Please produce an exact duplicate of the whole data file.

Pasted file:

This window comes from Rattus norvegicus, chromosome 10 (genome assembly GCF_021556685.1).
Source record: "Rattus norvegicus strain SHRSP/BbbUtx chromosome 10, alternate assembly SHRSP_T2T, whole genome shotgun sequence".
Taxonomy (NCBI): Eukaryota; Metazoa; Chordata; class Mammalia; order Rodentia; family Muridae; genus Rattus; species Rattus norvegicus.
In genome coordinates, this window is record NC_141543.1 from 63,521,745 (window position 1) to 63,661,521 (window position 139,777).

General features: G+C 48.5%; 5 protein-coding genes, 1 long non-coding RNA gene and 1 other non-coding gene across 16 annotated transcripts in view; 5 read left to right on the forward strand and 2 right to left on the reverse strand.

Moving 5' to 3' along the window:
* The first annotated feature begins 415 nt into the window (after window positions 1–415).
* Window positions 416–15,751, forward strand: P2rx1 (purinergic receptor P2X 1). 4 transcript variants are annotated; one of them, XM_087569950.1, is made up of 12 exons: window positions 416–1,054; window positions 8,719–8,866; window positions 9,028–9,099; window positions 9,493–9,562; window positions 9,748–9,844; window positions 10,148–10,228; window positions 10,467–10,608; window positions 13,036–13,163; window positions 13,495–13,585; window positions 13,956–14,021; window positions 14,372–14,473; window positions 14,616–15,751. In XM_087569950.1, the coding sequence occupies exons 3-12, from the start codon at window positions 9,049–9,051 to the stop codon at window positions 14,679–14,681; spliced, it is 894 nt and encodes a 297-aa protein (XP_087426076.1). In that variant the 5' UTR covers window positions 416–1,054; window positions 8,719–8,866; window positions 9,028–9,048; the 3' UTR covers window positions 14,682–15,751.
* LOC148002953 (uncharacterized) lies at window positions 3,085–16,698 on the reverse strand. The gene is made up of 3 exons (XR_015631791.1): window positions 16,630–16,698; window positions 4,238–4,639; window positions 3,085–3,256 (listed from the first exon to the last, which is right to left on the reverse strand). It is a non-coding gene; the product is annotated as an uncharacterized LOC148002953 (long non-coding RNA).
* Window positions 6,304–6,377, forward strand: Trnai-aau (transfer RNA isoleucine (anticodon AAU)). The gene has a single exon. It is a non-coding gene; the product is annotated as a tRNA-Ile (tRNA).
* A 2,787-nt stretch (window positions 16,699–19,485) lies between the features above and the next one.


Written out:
This window comes from Rattus norvegicus, chromosome 10 (genome assembly GCF_021556685.1).
Source record: "Rattus norvegicus strain SHRSP/BbbUtx chromosome 10, alternate assembly SHRSP_T2T, whole genome shotgun sequence".
Taxonomy (NCBI): Eukaryota; Metazoa; Chordata; class Mammalia; order Rodentia; family Muridae; genus Rattus; species Rattus norvegicus.
In genome coordinates, this window is record NC_141543.1 from 63,521,745 (window position 1) to 63,661,521 (window position 139,777).

General features: G+C 48.5%; 5 protein-coding genes, 1 long non-coding RNA gene and 1 other non-coding gene across 16 annotated transcripts in view; 5 read left to right on the forward strand and 2 right to left on the reverse strand.

Moving 5' to 3' along the window:
* The first annotated feature begins 415 nt into the window (after window positions 1–415).
* Window positions 416–15,751, forward strand: P2rx1 (purinergic receptor P2X 1). 4 transcript variants are annotated; one of them, XM_087569950.1, is made up of 12 exons: window positions 416–1,054; window positions 8,719–8,866; window positions 9,028–9,099; window positions 9,493–9,562; window positions 9,748–9,844; window positions 10,148–10,228; window positions 10,467–10,608; window positions 13,036–13,163; window positions 13,495–13,585; window positions 13,956–14,021; window positions 14,372–14,473; window positions 14,616–15,751. In XM_087569950.1, the coding sequence occupies exons 3-12, from the start codon at window positions 9,049–9,051 to the stop codon at window positions 14,679–14,681; spliced, it is 894 nt and encodes a 297-aa protein (XP_087426076.1). In that variant the 5' UTR covers window positions 416–1,054; window positions 8,719–8,866; window positions 9,028–9,048; the 3' UTR covers window positions 14,682–15,751.
* LOC148002953 (uncharacterized) lies at window positions 3,085–16,698 on the reverse strand. The gene is made up of 3 exons (XR_015631791.1): window positions 16,630–16,698; window positions 4,238–4,639; window positions 3,085–3,256 (listed from the first exon to the last, which is right to left on the reverse strand). It is a non-coding gene; the product is annotated as an uncharacterized LOC148002953 (long non-coding RNA).
* Window positions 6,304–6,377, forward strand: Trnai-aau (transfer RNA isoleucine (anticodon AAU)). The gene has a single exon. It is a non-coding gene; the product is annotated as a tRNA-Ile (tRNA).
* A 2,787-nt stretch (window positions 16,699–19,485) lies between the features above and the next one.